Case Studies

Case Studies provide a valuable record of practices of the LIS professions.  As a distinct qualitative methodology, case studies for IFLA journal research both practical and theoretical issues in the field by focusing on a single case. 

MERAL Portal: Next steps for OA in Myanmar

EIFL-OA news and events - ხუთ, 03/12/2020 - 13:39

Myanmar’s research community has enthusiastically embraced the new Myanmar Education Research and Learning (MERAL) Portal

In just four months since the launch of the MERAL Portal in July 2020, content has doubled. The portal now includes almost 6,000 journal articles, conference papers, theses and dissertations, research papers, books and books chapters from 19 universities. 

კატეგორიები: თავისუფალი წვდომა

MERAL Portal: Next steps for OA in Myanmar

EIFL - FOSS news - ხუთ, 03/12/2020 - 13:39

Myanmar’s research community has enthusiastically embraced the new Myanmar Education Research and Learning (MERAL) Portal

In just four months since the launch of the MERAL Portal in July 2020, content has doubled. The portal now includes almost 6,000 journal articles, conference papers, theses and dissertations, research papers, books and books chapters from 19 universities. 

MERAL Portal: Next steps for OA in Myanmar

EIFL news and events - ხუთ, 03/12/2020 - 13:39

Myanmar’s research community has enthusiastically embraced the new Myanmar Education Research and Learning (MERAL) Portal

In just four months since the launch of the MERAL Portal in July 2020, content has doubled. The portal now includes almost 6,000 journal articles, conference papers, theses and dissertations, research papers, books and books chapters from 19 universities.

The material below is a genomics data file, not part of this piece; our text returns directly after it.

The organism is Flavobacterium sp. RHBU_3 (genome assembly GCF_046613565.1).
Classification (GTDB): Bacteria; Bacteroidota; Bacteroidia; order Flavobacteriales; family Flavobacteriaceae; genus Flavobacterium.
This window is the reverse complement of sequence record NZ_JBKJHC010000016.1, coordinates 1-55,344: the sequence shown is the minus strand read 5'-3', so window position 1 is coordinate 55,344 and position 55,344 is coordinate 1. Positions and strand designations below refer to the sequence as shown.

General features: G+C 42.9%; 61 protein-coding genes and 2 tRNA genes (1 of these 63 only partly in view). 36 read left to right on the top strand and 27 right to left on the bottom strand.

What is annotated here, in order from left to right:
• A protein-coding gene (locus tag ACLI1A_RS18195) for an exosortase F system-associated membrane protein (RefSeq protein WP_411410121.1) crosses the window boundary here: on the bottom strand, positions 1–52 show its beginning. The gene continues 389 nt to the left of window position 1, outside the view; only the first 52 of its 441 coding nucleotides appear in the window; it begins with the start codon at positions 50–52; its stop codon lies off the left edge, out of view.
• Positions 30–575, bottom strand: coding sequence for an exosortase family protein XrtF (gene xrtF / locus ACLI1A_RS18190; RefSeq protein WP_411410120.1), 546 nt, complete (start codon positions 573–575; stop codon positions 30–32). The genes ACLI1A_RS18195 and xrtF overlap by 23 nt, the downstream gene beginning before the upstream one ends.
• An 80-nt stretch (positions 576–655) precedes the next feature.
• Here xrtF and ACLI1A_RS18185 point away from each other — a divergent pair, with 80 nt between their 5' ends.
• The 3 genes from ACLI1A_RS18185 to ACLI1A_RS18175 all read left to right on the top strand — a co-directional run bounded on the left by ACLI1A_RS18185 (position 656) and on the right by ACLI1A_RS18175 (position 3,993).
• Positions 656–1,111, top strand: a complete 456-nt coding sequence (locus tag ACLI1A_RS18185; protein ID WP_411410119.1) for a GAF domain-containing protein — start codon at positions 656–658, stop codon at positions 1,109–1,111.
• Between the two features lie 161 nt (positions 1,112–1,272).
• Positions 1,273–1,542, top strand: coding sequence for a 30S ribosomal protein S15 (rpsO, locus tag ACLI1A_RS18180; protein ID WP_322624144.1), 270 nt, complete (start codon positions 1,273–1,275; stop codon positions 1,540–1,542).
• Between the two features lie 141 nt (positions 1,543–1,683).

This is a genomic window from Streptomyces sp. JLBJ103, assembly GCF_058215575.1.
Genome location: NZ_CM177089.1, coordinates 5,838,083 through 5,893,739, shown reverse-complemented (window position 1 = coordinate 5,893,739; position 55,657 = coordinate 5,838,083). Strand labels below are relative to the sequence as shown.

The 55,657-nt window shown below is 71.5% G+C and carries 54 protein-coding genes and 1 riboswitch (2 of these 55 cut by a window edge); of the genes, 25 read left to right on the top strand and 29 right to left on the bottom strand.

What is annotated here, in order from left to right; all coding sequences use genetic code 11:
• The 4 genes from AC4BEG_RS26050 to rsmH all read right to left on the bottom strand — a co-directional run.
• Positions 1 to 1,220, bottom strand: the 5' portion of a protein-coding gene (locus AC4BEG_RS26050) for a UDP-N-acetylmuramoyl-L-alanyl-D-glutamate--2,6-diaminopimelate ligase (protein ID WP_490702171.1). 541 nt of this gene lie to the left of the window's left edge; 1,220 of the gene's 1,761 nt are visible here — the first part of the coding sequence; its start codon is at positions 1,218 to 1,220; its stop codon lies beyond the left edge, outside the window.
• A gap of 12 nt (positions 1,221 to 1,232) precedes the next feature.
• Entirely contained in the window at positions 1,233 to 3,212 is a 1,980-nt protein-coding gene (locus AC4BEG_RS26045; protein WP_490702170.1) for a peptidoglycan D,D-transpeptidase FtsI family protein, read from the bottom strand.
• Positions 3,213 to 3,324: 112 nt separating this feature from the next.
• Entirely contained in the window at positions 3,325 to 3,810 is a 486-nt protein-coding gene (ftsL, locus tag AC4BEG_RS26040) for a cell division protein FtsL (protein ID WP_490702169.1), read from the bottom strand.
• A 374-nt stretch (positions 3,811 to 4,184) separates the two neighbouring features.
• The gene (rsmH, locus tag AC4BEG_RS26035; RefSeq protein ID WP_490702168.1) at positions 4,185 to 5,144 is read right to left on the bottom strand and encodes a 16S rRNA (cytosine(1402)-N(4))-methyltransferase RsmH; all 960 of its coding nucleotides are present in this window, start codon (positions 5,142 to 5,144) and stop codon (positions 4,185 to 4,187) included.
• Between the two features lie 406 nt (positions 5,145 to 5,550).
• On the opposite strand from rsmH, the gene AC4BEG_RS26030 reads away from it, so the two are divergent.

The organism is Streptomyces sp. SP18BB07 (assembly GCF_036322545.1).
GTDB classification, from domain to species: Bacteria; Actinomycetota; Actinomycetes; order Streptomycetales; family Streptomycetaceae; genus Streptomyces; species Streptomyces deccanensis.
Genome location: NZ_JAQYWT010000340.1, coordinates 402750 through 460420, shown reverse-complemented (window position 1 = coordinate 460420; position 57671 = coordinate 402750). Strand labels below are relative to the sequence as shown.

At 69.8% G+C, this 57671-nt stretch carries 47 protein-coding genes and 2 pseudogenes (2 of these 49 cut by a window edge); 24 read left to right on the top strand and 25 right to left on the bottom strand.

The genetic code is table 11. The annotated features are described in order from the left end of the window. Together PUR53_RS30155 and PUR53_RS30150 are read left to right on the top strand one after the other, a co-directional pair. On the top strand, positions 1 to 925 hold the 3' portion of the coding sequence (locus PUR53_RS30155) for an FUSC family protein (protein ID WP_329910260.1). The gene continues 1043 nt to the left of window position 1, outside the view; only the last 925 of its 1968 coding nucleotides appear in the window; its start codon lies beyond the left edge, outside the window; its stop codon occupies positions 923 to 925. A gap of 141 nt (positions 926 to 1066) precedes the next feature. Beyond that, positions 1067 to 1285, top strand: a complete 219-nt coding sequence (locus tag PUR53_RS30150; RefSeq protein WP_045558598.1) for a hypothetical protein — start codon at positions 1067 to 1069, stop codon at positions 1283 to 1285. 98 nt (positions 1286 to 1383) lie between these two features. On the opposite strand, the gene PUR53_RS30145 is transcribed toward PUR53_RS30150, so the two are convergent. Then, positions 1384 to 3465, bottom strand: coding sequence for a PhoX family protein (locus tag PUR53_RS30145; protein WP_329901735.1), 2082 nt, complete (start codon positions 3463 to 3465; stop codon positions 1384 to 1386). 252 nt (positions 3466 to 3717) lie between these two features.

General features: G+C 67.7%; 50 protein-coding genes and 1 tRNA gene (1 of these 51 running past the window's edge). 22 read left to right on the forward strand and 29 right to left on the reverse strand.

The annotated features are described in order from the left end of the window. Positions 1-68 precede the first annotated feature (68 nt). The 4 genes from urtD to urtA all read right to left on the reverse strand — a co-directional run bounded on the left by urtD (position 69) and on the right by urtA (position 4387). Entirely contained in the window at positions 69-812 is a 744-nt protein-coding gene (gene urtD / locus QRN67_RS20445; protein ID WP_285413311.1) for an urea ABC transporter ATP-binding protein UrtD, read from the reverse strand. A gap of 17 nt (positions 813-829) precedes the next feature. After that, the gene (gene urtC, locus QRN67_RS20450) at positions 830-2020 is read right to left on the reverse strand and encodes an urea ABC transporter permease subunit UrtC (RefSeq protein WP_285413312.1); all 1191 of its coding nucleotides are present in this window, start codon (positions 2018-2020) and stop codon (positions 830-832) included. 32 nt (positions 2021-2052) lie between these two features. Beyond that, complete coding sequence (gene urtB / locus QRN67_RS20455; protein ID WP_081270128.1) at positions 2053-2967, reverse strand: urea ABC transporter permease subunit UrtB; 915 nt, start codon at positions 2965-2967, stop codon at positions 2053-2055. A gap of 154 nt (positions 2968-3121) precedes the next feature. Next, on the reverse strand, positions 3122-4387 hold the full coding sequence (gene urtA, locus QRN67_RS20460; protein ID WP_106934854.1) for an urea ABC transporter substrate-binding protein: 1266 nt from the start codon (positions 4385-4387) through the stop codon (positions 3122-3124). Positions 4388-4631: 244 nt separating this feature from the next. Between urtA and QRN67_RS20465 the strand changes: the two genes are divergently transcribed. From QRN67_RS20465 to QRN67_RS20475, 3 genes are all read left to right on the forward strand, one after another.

IFLA Signs Statement on the Protection of Cultural Heritage in the Nagorno-Karabakh Region

IFLA - ოთხ, 02/12/2020 - 15:02

IFLA joins ICOMOS, ICA, and ICOM to call on all parties to ensure the protection of cultural heritage in the Nagorno-Karabakh region.

Following the ceasefire agreement that came into force on 10 November, the international community has expressed concern at reports of damage to cultural property. As the founding four organisations of the Blue Shield, IFLA, the International Council on Museums and Sites (ICOMOS), the International Council on Archives (ICA), and the International Council of Museums (ICOM) have called for respect and protection of all cultural property in the region.

This builds on an earlier statement issued by Blue Shield on 7 October, reminding the parties involved in the conflict of their obligations under international law provisions protecting cultural heritage in the event of armed conflict.

Download and read the full statement of ICOMOS, ICA, IFLA and ICOM.

ინფოარხების ცნობების შეკრება